In 2017, Microsoft announced the Rural Airband Initiative as a means to address the digital broadband gap in the U.S., particularly with regards to the disparity between high-speed internet availability in metropolitan vs. rural areas. Over the past few years, the tech giant has made a number of advancements in this regard.
Today, in yet another step towards closing the digital gap, Microsoft has announced that eight more U.S. cities will now be included in the scope of its Airband program, with particular focus on serving Black, African American, Latinx, and Hispanic communities. The cities that have been added as part of this effort include Atlanta, Detroit, Cleveland, El Paso, Los Angeles, Memphis, Milwaukee, and New York City.
Image via Microsoft
As part of this move, the ongoing work includes:
- Partnering with Starry, Inc. in Los Angeles to provide affordable broadband in four Housing Authority of the City of Los Angeles communities, which has already connected more than 1,000 households.
- Working with PCs for People in Cleveland to provide 1,000 households affordable, high-speed internet and affordable devices. Rather than using traditional fiber to connect individual homes, PCs for People is mounting antennas on buildings at University Hospitals and the East Cleveland City Schools, which will broadcast broadband signals to individual homes.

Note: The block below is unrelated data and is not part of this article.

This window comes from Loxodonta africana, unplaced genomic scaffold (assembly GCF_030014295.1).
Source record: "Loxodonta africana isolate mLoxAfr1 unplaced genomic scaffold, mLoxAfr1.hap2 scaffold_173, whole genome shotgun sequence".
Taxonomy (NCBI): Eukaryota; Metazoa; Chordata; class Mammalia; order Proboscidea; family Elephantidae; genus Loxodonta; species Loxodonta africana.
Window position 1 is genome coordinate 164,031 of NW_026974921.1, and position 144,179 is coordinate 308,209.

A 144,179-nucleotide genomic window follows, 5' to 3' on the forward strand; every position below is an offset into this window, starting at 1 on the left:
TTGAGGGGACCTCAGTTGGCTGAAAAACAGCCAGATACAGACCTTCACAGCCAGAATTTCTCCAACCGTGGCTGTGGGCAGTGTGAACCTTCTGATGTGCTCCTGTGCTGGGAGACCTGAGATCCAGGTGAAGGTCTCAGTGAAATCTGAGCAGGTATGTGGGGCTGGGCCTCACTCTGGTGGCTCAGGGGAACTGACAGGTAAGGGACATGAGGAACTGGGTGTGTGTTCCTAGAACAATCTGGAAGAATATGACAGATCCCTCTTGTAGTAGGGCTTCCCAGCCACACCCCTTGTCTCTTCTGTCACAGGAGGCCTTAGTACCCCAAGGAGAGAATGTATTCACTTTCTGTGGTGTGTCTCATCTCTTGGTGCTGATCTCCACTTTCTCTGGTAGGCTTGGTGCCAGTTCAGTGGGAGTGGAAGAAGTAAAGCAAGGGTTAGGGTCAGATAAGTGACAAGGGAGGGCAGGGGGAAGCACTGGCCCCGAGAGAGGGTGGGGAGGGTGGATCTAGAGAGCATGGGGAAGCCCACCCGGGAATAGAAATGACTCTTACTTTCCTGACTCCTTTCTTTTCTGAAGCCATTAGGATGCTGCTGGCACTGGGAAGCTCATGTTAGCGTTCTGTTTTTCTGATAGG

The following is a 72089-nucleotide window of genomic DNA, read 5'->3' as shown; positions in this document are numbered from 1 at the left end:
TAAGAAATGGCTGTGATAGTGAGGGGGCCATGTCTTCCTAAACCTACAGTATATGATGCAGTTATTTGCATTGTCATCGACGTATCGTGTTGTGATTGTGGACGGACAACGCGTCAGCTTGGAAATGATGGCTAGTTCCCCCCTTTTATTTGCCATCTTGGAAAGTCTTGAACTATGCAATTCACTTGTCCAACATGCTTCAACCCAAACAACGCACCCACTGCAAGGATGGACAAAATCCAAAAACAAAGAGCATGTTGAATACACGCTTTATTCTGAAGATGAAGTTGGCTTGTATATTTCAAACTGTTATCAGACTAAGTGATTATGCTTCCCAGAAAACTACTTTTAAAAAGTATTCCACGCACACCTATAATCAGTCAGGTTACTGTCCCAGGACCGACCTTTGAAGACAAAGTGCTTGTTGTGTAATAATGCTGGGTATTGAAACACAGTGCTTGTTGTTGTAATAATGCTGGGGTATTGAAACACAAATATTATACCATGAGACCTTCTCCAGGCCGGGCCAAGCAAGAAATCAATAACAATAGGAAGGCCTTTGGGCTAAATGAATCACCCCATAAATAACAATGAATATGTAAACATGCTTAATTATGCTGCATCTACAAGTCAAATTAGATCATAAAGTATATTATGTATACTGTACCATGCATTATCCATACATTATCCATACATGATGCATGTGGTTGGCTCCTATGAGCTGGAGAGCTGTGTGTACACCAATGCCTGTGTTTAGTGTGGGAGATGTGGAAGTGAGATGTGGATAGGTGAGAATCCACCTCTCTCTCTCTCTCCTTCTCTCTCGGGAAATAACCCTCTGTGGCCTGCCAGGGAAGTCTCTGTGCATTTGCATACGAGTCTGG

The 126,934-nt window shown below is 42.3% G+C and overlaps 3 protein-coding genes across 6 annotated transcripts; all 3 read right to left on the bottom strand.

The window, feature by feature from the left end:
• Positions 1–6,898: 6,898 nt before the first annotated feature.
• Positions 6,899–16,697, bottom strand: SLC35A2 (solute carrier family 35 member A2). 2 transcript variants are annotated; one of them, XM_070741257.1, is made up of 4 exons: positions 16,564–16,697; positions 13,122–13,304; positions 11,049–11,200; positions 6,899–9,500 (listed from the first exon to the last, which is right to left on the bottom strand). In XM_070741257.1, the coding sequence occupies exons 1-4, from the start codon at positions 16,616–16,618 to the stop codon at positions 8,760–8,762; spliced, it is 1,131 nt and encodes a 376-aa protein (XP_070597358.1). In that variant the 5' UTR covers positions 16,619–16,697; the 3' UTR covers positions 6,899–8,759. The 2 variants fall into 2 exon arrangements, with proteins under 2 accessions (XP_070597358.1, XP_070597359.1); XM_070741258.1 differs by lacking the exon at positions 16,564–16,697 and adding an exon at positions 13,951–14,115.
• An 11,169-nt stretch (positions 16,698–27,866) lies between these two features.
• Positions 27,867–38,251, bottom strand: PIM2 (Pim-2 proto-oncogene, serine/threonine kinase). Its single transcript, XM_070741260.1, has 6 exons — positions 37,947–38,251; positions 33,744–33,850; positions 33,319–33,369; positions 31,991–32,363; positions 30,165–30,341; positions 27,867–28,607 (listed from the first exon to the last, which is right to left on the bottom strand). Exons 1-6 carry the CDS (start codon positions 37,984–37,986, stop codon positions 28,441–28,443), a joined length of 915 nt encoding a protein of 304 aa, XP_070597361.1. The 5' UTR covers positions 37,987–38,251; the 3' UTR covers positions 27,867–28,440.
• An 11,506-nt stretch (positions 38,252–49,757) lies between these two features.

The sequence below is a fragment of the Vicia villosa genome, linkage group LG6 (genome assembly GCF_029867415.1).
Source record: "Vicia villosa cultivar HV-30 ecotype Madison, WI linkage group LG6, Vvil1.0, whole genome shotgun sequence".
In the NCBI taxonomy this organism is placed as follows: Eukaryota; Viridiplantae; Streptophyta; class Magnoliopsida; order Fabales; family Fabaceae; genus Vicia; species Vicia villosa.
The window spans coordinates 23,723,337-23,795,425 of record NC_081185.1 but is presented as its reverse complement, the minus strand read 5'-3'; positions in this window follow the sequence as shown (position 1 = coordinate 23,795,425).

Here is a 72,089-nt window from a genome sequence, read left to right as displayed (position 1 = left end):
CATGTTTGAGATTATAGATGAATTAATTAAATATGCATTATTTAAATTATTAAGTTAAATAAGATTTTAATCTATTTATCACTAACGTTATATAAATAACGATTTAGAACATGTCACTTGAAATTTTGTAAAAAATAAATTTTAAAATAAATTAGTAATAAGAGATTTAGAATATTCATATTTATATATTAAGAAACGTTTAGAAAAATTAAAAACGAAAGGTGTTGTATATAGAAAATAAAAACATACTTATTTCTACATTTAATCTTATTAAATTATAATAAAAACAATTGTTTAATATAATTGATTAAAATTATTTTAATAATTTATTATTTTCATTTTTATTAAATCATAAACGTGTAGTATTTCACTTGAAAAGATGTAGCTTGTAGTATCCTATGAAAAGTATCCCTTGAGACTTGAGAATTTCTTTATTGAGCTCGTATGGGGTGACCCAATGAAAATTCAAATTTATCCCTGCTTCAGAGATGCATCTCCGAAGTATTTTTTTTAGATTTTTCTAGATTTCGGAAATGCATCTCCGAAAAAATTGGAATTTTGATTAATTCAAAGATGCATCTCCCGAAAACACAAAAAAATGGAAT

- Providing free and low-cost refurbished devices to racial and ethnic minorities in all eight cities by working with partners like PCs for People, human-I-T, and PlanITROI.
- Working with nonprofit EveryoneOn to help people find low-cost broadband services and then guide them through the signup process, find affordable computers, and begin digital literacy training – and once someone signs up through EveryoneOn, they will be offered three months of free broadband service.
Microsoft has also noted that on top of racial and ethnic minorities being at a disadvantage when it comes to digital equity, there is also a huge "device gap". This is illustrated through Pew Research's findings that around 25% of Hispanic and/or Latinx adults, and 17% of Black and African American people who are dependent on smartphones not being able to access the internet.
With last year's annual Airband Initiative update, Microsoft noted a huge inconsistency among its findings versus the FCC's, with the former claiming ~157 million U.S. people do not have high-speed internet access, while the latter touted a much smaller ~21 million figure. Interestingly, this disparity still exists, with Microsoft's latest reports showcasing a 120.3 million figure, versus the FCC's 14.5 million count. As per the Redmond firm, this issue is still persistent due to faulty, inaccurate maps, though it hopes that the mapping process will be updated soon.